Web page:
Monday, April 20, 2015

Giotto: The Virtues and Vices ~ Prudence

Home and possessions are an inheritance from parents, but a prudent wife is from the LORD. Proverbs 19:14
I, Wisdom, dwell with prudence, and useful knowledge I have. Proberbs 8:12
[Prudence is] an intellectual habit enabling us to see in any given juncture of human affairs what is virtuous and what is not, and how to come at the one and avoid the other. It is to be observed that prudence, whilst possessing in some sort an empire over all the moral virtues, itself aims to perfect not the will but the intellect in its practical decisions. Its function is to point out which course of action is to be taken in any round of concrete circumstances. It indicates which, here and now, is the golden mean wherein the essence of all virtue lies. It has nothing to do with directly willing the good it discerns. That is done by the particular moral virtue within whose province it falls. Prudence, therefore, has a directive capacity with regard to the other virtues. It lights the way and measures the arena for their exercise. The insight it confers makes one distinguish successfully between their mere semblance and their reality. It must preside over the eliciting of all acts proper to any one of them at least if they be taken in their formal sense. Catholic Encyclopedia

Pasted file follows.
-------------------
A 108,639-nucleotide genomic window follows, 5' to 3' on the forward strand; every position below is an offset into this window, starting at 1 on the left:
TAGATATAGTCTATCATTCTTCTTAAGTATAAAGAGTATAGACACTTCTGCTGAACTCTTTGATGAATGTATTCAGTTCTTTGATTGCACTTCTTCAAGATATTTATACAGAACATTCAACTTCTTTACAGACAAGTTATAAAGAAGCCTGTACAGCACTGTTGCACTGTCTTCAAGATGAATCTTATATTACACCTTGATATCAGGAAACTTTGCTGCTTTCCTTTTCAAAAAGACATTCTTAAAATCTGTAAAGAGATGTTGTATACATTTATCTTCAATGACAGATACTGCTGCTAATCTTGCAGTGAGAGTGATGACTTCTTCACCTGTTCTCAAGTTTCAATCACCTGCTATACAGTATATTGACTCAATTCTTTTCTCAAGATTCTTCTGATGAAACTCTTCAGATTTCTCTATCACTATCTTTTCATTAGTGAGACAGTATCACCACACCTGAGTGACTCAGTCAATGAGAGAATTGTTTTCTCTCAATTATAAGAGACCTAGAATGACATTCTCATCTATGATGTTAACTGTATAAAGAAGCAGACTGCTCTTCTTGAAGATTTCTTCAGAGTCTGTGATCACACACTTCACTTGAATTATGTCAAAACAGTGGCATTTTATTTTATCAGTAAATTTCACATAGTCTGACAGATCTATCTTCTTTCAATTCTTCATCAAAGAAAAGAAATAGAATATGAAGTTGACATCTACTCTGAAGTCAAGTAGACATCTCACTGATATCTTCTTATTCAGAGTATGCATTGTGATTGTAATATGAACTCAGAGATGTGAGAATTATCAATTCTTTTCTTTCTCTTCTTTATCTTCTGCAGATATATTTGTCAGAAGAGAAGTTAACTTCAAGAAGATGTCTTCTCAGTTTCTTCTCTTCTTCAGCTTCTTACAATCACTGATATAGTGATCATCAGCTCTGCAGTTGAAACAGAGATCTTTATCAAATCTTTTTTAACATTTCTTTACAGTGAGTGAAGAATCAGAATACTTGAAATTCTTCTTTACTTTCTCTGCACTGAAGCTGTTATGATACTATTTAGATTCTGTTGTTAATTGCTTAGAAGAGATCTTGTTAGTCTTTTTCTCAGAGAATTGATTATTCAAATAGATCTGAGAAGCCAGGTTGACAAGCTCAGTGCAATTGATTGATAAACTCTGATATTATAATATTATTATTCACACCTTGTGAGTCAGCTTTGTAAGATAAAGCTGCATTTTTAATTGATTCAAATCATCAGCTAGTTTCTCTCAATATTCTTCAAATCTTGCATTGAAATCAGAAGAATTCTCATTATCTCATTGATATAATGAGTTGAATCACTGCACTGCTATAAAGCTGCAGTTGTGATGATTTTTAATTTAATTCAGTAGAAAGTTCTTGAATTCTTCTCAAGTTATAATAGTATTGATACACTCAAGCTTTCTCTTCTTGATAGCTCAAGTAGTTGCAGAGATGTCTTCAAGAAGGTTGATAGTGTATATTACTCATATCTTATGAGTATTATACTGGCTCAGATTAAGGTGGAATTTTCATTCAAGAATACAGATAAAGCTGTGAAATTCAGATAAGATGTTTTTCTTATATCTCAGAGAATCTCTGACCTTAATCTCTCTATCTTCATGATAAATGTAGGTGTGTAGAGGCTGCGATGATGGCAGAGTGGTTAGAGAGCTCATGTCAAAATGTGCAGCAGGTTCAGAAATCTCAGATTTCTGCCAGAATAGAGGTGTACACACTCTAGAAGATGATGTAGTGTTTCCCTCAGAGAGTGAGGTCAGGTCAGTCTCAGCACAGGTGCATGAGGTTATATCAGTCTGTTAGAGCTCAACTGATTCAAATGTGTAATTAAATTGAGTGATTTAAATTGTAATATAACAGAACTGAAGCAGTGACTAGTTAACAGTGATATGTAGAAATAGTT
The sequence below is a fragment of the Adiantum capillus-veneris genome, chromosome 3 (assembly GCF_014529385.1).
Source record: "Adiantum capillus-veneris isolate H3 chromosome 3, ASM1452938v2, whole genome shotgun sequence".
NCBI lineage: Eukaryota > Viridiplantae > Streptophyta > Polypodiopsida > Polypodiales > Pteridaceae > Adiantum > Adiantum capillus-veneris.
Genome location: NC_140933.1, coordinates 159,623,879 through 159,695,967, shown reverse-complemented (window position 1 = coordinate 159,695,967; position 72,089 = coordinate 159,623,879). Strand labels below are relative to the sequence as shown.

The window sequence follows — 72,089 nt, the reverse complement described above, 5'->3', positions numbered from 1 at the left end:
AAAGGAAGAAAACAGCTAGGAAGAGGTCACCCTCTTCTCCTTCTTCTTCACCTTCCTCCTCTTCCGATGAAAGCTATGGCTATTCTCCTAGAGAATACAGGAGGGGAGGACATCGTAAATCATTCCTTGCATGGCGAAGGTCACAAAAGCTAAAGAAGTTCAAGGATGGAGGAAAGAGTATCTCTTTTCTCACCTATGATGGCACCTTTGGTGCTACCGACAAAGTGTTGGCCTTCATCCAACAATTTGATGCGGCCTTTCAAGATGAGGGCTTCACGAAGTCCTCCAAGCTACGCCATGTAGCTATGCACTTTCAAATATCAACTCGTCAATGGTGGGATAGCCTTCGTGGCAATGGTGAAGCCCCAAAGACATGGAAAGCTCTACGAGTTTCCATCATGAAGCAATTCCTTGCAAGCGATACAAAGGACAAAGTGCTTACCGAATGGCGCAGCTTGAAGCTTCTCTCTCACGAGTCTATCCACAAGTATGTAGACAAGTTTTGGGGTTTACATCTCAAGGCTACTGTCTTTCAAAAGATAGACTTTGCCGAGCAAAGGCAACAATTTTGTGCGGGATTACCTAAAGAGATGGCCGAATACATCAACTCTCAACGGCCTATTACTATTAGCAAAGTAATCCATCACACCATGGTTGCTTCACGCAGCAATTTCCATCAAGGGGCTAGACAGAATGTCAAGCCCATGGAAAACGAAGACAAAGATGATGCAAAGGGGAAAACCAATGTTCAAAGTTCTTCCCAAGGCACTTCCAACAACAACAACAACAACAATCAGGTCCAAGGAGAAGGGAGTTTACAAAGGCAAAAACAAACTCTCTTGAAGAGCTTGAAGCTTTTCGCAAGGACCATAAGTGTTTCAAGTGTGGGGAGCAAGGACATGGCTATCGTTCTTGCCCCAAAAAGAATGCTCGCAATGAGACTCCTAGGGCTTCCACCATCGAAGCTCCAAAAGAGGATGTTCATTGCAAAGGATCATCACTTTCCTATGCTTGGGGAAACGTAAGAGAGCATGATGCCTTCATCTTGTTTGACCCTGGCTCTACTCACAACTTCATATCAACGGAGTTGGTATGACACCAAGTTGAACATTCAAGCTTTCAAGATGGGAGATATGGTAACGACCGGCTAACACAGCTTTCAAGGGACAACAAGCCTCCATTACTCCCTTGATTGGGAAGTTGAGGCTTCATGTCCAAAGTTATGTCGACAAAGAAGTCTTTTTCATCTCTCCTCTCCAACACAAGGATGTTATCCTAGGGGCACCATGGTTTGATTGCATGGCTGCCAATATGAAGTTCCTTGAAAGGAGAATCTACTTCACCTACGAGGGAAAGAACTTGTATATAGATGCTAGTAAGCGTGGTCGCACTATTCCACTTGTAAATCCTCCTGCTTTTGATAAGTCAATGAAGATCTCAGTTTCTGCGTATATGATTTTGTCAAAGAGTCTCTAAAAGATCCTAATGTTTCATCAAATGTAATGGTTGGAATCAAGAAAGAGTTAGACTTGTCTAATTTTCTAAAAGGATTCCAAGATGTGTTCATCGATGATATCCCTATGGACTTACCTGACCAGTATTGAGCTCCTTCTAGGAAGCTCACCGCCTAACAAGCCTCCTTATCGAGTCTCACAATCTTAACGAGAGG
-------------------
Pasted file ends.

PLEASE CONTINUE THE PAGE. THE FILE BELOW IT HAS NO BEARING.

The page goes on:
[P]rudence is love distinguishing with sagacity between what hinders it and what helps it...prudence is love making a right distinction between what helps it towards God and what might hinder it. On the Morals of the Catholic Church, Chapter 15, St. Augustine

Seated at her desk, Prudence resembles nothing so much as the head clerk in an accounting house. She has a very no-nonsense look about her. Pen in hand, she notes all the facts, all the details and takes them into consideration. She looks in a mirror, even perhaps taking her own motivation into account. 

Prudence is the moderator over all the other virtues. She judges the positive and negative aspects of all situations and decides whether or not any given action is wise at any given time. She doesn't provide the will to accomplish these actions, but she uses the intellect to make the best decision. I wrote in the post on temperance that even our virtues can become disordered. It's temperance that strengthens our will against this disorder, but it's prudence that informs the will that it is disorder.

So far, I have written about Justice, Temperance, Fortitude and Prudence, the four cardinal virtues. These are all virtues that would have been recognized and commended by the pagans. After the post about Prudence's opposite number, we will move on to the theological virtues.


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